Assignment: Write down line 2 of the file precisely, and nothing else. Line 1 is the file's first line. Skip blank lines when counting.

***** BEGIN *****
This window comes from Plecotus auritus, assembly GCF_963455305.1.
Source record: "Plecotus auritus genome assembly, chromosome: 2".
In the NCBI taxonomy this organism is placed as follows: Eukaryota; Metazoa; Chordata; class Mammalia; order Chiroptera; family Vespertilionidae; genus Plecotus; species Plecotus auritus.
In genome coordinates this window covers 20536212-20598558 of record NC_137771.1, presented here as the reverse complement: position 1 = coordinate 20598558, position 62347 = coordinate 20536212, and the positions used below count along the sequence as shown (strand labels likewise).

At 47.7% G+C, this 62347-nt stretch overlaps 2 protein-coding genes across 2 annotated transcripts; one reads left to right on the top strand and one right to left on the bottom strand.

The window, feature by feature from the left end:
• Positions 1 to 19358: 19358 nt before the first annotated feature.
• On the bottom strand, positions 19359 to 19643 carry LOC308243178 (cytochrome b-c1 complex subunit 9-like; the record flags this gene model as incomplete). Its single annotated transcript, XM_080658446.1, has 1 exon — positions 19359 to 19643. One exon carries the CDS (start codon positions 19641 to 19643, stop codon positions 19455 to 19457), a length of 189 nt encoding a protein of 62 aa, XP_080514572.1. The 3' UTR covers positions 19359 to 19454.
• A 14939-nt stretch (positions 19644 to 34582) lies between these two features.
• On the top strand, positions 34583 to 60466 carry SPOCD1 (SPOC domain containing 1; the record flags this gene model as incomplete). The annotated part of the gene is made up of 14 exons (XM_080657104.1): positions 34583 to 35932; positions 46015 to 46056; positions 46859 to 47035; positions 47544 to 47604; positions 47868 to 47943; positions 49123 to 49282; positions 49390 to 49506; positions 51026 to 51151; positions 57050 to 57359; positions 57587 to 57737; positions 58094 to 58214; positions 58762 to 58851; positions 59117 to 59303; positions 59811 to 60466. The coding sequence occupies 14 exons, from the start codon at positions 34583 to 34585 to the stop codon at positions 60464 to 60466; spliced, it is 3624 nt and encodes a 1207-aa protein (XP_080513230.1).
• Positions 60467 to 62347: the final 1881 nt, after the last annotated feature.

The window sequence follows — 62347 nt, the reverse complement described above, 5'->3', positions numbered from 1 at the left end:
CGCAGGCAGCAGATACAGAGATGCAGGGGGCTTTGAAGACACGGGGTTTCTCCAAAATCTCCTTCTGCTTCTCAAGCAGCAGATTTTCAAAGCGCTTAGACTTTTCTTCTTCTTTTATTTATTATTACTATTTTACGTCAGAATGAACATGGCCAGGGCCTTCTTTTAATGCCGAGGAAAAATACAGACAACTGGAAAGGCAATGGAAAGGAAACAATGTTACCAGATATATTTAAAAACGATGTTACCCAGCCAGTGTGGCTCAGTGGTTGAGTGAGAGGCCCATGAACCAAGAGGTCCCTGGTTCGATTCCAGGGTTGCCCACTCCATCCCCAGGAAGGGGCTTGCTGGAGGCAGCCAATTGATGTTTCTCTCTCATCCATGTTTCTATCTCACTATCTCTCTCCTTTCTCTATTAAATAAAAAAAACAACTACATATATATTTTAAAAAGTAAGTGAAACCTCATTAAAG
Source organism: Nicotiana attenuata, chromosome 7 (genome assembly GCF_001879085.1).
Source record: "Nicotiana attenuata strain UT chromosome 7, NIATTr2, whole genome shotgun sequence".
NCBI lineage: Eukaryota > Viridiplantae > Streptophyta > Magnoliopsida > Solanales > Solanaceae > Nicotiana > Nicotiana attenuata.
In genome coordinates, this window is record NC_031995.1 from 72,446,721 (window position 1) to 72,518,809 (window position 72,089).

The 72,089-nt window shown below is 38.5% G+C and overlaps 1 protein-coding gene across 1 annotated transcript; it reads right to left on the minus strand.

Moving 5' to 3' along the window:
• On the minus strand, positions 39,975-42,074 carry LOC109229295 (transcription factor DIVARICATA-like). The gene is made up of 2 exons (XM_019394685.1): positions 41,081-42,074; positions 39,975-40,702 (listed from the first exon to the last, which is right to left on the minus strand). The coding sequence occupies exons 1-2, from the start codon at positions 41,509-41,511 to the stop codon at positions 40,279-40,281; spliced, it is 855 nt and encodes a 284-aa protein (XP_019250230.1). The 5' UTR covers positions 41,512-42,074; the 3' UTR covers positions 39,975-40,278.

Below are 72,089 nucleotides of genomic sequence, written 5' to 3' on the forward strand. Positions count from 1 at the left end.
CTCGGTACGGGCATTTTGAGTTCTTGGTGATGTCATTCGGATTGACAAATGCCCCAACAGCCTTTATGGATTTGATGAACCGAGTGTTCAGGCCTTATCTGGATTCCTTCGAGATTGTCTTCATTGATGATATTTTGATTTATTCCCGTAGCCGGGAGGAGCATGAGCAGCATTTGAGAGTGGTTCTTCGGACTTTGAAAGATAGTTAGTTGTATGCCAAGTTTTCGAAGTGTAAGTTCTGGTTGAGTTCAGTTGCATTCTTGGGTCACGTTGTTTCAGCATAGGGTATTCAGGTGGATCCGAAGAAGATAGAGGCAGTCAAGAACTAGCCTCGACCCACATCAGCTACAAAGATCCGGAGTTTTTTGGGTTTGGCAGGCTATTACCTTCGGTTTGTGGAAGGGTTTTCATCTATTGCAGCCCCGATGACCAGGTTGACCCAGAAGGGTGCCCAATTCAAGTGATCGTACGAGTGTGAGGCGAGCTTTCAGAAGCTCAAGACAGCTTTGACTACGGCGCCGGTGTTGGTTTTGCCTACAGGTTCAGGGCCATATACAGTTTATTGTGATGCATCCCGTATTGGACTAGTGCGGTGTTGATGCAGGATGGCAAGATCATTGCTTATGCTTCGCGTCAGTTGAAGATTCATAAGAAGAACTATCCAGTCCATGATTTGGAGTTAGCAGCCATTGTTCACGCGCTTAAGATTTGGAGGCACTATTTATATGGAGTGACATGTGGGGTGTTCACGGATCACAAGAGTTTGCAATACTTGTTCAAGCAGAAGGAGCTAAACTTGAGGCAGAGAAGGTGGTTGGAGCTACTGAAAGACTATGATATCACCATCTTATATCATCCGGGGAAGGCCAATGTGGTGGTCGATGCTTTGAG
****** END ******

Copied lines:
Source record: "Plecotus auritus genome assembly, chromosome: 2".